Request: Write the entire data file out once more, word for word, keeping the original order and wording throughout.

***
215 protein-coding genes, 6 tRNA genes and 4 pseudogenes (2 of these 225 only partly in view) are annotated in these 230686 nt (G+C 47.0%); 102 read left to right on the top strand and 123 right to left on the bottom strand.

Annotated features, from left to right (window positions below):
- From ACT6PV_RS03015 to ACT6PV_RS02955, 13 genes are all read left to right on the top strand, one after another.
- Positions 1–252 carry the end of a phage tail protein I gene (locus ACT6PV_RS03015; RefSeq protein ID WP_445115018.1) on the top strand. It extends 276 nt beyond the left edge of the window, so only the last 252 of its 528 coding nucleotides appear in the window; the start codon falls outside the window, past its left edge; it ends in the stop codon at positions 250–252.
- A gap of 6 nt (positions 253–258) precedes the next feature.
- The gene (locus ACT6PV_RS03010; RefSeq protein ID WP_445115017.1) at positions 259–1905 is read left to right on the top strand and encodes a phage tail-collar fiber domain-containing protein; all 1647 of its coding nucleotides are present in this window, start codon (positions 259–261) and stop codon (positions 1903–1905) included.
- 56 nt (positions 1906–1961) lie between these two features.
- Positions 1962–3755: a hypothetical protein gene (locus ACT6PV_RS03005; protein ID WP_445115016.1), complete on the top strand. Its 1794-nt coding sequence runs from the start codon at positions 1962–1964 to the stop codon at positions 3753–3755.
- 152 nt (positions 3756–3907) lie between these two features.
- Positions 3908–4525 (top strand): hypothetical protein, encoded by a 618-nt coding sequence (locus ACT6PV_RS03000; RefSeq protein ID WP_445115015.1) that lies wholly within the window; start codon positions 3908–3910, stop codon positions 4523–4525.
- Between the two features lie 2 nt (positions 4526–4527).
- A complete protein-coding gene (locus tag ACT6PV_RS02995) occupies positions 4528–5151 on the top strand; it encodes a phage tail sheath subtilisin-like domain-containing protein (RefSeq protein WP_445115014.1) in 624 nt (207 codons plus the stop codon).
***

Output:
215 protein-coding genes, 6 tRNA genes and 4 pseudogenes (2 of these 225 only partly in view) are annotated in these 230686 nt (G+C 47.0%); 102 read left to right on the top strand and 123 right to left on the bottom strand.

Annotated features, from left to right (window positions below):
- From ACT6PV_RS03015 to ACT6PV_RS02955, 13 genes are all read left to right on the top strand, one after another.
- Positions 1–252 carry the end of a phage tail protein I gene (locus ACT6PV_RS03015; RefSeq protein ID WP_445115018.1) on the top strand. It extends 276 nt beyond the left edge of the window, so only the last 252 of its 528 coding nucleotides appear in the window; the start codon falls outside the window, past its left edge; it ends in the stop codon at positions 250–252.
- A gap of 6 nt (positions 253–258) precedes the next feature.
- The gene (locus ACT6PV_RS03010; RefSeq protein ID WP_445115017.1) at positions 259–1905 is read left to right on the top strand and encodes a phage tail-collar fiber domain-containing protein; all 1647 of its coding nucleotides are present in this window, start codon (positions 259–261) and stop codon (positions 1903–1905) included.
- 56 nt (positions 1906–1961) lie between these two features.
- Positions 1962–3755: a hypothetical protein gene (locus ACT6PV_RS03005; protein ID WP_445115016.1), complete on the top strand. Its 1794-nt coding sequence runs from the start codon at positions 1962–1964 to the stop codon at positions 3753–3755.
- 152 nt (positions 3756–3907) lie between these two features.
- Positions 3908–4525 (top strand): hypothetical protein, encoded by a 618-nt coding sequence (locus ACT6PV_RS03000; RefSeq protein ID WP_445115015.1) that lies wholly within the window; start codon positions 3908–3910, stop codon positions 4523–4525.
- Between the two features lie 2 nt (positions 4526–4527).
- A complete protein-coding gene (locus tag ACT6PV_RS02995) occupies positions 4528–5151 on the top strand; it encodes a phage tail sheath subtilisin-like domain-containing protein (RefSeq protein WP_445115014.1) in 624 nt (207 codons plus the stop codon).